Monday, September 24, 2018

Finally, a world map that's all about oceans

The connectedness of the worlds ocean - from the German magazine mare
Athelstan Spilhaus (1911-1998), geophysicist and oceanographer, offers a representation of the Earth centred on the oceans.
The poles are placed in South America and China, particularly distorting the continents, but the oceans merge into a closed inland sea.

From BigThink by Franck Jacobs

The Spilhaus Projection may be more than 75 years old, but it has never been more relevant than today.

Athelstan Spilhaus designed an oceanic thermometer to fight the Nazis, and the weather balloon that got mistaken for a UFO in Roswell
In 1942, he produced a world map with a unique perspective, presenting the world's oceans as one body of water
The Spilhaus Projection could be just what the oceans need to get the attention their problems deserve.

In 1942, the South African-born oceanographer and geophysicist Athelstan Frederick Spilhaus produced a fascinating map.
The marine regions are represented in the centre of the world.
An immense inland sea (a little more than 70% of the Earth's surface) appears before our eyes.
Let us remember that the World Ocean generates more than 60% of the ecosystem services that allow us to live, starting with the production of most of the oxygen we breathe.
This map is therefore very symbolic of the importance of the seas.
In order to achieve this, the author uses the principles of the following two projections.
The screening by Ernst Hammer and August Heinrich Petermann (co-author with Hermann Berghaus and Carl Vogel of the Atlas Stieler).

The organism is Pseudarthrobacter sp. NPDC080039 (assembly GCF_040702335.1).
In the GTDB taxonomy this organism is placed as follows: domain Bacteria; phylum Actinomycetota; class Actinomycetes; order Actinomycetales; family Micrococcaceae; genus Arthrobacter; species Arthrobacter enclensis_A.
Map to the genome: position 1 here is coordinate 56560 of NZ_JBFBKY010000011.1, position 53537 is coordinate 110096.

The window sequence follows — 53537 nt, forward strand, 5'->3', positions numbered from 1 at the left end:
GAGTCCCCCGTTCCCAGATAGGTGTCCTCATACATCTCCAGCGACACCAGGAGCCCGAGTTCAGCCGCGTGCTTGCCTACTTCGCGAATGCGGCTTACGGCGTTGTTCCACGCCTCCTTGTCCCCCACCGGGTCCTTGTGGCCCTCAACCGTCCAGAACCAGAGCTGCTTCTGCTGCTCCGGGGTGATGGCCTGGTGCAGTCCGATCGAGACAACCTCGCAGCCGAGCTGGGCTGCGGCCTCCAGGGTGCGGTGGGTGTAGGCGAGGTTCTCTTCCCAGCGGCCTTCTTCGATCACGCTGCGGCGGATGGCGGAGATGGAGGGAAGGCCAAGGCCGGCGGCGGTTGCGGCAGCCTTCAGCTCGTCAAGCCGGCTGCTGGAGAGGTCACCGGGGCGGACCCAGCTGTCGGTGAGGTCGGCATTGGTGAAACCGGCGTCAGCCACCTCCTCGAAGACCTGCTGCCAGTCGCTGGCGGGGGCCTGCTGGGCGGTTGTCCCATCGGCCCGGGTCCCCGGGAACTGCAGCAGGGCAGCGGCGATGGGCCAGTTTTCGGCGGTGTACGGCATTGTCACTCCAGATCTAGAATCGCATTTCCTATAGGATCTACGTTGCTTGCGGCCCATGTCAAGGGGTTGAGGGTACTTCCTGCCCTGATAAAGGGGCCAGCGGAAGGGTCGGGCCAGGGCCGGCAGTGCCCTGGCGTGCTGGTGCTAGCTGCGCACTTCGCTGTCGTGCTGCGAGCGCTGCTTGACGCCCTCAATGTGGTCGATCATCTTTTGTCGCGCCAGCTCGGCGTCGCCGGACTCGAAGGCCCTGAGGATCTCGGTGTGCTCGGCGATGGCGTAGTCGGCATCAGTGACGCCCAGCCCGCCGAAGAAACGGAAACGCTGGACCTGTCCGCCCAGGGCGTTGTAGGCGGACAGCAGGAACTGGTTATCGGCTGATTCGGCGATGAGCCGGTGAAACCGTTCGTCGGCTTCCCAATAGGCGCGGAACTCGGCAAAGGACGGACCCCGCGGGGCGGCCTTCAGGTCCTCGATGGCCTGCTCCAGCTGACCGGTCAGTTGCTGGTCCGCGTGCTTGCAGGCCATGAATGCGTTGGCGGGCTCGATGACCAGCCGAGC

The result is an interrupted projection in which the oceans form a unit.
It's both awesome and totally confusing.
The deformation is such that the American and Asian continents are completely torn apart.
Europe, Africa and South-East Asia, on the other hand, have a coherent form.
This projection is rarely used and it's a shame!

This is a world map unlike any other.
Uniquely, it centres on Antarctica.
Disturbingly, it rips Asia and the Americas to shreds.
And compellingly, it presents the seas and oceans – 71% of the Earth's surface – as a unified body of water.

 Spilhaus shoreline maps by Mike Bostock (d3)

The map was designed by a renaissance man who also invented the skyways of Minneapolis and the secret weather balloon that caused the Roswell Incident.
And yet you've never heard of him.

It's a name you would have remembered: Dr Athelstan F. Spilhaus.
But neither this map, connected to a wartime invention for fighting Nazi U-boats, nor his other creations have earned his name household status.

Born in Cape Town in 1911, Spilhaus studied and worked both in his native South Africa and in the U.S., where he settled later in life.
In 1937, he was named assistant professor in at NYU, where he set up the meteorology and oceanography department.
Dr Spilhaus was not just a distinguished meteorologist and oceanographer, but also a prolific inventor.
During the Second World War, he developed the bathythermograph, a device for measuring sea temperature at great depth – making it easier to detect German submarines.
In 1948, he moved to the Minnesota Institute of Technology in Minneapolis.
Perhaps because of the huge contrast between the harsh local winters and Cape Town's Mediterranean climate, he conceived of a network of elevated covered walkways between buildings, sheltering people from severe weather.
The Minneapolis Skyway System is currently 11 miles long, connecting buildings across 80 city blocks.